stem from CBO, The Budget and Economic Outlook: Fiscal Years 2009 to 2018, January 2008, Table F-3, available at: http://www.cbo.gov/. State level data stem from U.S. Census Bureau, State Government Tax Collections: 2006, available at: http://www.census.gov/.)

    3For example, in Germany the value-added tax increased from 11% in 1976 to 19% in 2007 (see www.oecd.org/ctp/taxdatabase) and e.g. the tax for unleaded gasoline increased from around 24.5 Euro- cent per liter in 1985 to around 66.9 Eurocent in 2008 (see http://www.bwl-bote.de/20070723.htm).

    4See J.M. Bickley, CRS Report for Congress, Value-Added Tax: A new U.S. revenue source, August 2006.

    5Another striking example is the market for microprocessors in the personal computer industry. Almost all of the supply in this market stems from just two firms (Intel Corp. and AMD, Inc.). The downstream market consisting of computer manufacturers is in turn an oligopoly with around five firms controlling most of the market in many countries.


  • More importantly, products that are subject to a product specific tax in addition to

    the general value-added or sales tax typically have the feature that the upstream mar-

    ket is highly concentrated. Examples are alcoholic beverages, tobacco products, vehicles

    or gasoline.6 For instance, consider the beer brewing industry and the associated retail-

    ing market. Both are currently highly concentrated in the U.S. and this concentration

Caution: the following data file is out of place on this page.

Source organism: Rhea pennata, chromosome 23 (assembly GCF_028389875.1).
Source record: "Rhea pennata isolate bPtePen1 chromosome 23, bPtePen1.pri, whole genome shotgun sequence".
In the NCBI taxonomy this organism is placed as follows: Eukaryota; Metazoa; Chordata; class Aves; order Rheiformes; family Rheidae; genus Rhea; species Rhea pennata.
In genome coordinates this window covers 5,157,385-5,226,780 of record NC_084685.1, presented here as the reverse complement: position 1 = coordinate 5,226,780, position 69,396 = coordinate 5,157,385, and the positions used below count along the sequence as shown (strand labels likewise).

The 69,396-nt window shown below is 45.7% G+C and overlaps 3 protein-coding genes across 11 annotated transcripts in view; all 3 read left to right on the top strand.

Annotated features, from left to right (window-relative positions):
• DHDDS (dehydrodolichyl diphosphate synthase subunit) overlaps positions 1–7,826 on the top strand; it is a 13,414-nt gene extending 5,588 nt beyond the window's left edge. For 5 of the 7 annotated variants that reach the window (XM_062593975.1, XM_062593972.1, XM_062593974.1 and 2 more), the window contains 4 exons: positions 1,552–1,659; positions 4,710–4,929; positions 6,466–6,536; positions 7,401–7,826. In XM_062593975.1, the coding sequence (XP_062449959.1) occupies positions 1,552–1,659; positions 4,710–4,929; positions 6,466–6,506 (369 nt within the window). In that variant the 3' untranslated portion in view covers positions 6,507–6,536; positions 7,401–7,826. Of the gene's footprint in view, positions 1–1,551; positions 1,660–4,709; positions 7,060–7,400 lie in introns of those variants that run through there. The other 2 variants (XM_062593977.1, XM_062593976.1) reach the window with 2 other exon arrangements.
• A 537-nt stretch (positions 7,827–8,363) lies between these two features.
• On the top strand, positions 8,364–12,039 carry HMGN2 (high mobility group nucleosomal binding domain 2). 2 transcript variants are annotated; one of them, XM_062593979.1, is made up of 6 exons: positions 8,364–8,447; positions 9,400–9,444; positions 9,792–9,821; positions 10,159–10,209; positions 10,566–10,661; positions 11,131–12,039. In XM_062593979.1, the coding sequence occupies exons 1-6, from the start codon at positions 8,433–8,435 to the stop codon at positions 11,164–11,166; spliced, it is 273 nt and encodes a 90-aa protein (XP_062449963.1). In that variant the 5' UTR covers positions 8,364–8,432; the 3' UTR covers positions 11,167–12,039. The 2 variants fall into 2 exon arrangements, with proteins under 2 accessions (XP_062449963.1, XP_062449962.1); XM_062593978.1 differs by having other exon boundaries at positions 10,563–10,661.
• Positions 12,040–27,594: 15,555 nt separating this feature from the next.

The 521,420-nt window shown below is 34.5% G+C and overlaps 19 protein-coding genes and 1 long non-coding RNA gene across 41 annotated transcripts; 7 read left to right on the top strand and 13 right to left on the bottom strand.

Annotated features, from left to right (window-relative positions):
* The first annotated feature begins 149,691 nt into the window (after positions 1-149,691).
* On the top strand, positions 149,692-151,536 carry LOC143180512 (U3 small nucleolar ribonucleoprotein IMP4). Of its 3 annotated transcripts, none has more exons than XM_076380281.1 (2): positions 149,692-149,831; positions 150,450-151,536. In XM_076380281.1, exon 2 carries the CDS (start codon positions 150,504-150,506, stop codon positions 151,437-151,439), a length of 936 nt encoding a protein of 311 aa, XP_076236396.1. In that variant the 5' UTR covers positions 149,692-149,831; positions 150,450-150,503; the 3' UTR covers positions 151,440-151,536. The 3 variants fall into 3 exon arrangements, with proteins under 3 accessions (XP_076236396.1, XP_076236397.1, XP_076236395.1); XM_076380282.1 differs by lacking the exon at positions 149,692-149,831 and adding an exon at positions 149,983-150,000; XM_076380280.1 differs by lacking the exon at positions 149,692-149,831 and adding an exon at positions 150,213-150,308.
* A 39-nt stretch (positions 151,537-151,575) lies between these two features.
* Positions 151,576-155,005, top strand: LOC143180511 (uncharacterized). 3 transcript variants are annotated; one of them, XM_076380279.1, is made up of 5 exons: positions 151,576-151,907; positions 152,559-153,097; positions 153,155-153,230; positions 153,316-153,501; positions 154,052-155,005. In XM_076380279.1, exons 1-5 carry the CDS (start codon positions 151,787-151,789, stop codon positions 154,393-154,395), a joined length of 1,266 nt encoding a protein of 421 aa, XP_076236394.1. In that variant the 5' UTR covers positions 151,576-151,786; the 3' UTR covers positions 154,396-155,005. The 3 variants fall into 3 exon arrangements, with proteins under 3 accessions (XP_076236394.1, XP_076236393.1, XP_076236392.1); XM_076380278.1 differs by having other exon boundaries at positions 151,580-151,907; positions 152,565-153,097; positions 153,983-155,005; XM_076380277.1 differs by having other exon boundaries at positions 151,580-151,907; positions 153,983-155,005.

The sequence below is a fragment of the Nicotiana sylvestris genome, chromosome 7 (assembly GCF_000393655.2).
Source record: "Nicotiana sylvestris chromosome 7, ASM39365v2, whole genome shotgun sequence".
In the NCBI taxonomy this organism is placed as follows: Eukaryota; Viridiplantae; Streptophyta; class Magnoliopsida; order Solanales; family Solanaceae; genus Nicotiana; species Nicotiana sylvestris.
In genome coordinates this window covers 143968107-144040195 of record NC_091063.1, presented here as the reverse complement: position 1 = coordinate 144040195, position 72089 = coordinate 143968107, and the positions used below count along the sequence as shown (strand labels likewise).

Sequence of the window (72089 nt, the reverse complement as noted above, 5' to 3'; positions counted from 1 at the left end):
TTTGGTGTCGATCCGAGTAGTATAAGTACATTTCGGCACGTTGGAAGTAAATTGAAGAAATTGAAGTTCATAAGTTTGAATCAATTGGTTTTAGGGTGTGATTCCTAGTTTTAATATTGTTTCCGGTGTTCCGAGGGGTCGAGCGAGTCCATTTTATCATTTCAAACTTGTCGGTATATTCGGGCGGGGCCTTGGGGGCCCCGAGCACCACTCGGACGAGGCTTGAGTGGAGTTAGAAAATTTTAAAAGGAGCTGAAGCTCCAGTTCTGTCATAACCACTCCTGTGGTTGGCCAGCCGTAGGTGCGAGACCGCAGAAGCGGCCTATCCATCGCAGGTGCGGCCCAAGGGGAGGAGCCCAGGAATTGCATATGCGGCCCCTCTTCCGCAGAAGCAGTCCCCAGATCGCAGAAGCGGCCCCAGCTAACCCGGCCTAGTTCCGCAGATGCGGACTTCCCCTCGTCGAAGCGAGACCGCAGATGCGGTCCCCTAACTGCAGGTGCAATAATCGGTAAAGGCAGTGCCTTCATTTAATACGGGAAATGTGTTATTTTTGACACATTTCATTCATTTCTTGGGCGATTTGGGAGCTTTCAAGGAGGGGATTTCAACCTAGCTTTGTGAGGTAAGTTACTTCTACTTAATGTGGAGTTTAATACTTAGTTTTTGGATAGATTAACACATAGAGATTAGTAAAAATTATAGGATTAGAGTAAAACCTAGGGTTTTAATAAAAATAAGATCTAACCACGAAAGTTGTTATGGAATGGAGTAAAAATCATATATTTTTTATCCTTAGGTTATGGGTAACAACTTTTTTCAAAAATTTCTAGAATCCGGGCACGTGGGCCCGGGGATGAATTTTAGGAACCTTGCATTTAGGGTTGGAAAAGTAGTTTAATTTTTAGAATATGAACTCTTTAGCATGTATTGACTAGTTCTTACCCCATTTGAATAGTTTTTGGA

increased steadily over the last decades.7 Beer is taxed both with a specific and an ad

    valorem tax in all U.S. states.8 These taxes have been increased over the last years, espe-

    cially in 1991 when the federal unit tax doubled. In light of these facts it is very unlikely

    that a change in the excise tax leads to a change only in the consumer price but leaves

    the input price constant. A similar development can be observed in the UK. Here the

    upstream market is very concentrated as well, e.g. in 2000, five national brewers produced

    90% of beer volumes.9 Due to mergers there are currently even fewer beer producers and

    Heineken, Carlsberg and Guinness control most of the market. Similar to the U.S., the

    excise duty in the UK increased by a large amount, namely from 3.1 pence per pint of beer

    in 1973 to 34.0 pence in 2008.10,11

    To understand the effects of a change in indirect taxes, it is inevitable to take into